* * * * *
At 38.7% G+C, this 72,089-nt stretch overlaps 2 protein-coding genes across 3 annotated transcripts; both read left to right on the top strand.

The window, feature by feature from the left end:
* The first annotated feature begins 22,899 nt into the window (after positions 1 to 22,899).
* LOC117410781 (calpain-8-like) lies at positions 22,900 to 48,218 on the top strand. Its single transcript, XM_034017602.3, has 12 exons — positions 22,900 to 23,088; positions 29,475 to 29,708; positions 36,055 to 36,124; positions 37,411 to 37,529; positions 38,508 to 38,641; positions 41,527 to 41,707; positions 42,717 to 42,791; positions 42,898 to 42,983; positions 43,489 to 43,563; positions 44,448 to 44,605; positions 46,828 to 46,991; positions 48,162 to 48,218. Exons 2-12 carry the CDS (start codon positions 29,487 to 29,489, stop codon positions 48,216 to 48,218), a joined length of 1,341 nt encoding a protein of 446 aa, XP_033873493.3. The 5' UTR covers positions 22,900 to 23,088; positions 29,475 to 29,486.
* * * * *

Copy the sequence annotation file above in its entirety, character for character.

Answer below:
At 38.7% G+C, this 72,089-nt stretch overlaps 2 protein-coding genes across 3 annotated transcripts; both read left to right on the top strand.

The window, feature by feature from the left end:
* The first annotated feature begins 22,899 nt into the window (after positions 1 to 22,899).
* LOC117410781 (calpain-8-like) lies at positions 22,900 to 48,218 on the top strand. Its single transcript, XM_034017602.3, has 12 exons — positions 22,900 to 23,088; positions 29,475 to 29,708; positions 36,055 to 36,124; positions 37,411 to 37,529; positions 38,508 to 38,641; positions 41,527 to 41,707; positions 42,717 to 42,791; positions 42,898 to 42,983; positions 43,489 to 43,563; positions 44,448 to 44,605; positions 46,828 to 46,991; positions 48,162 to 48,218. Exons 2-12 carry the CDS (start codon positions 29,487 to 29,489, stop codon positions 48,216 to 48,218), a joined length of 1,341 nt encoding a protein of 446 aa, XP_033873493.3. The 5' UTR covers positions 22,900 to 23,088; positions 29,475 to 29,486.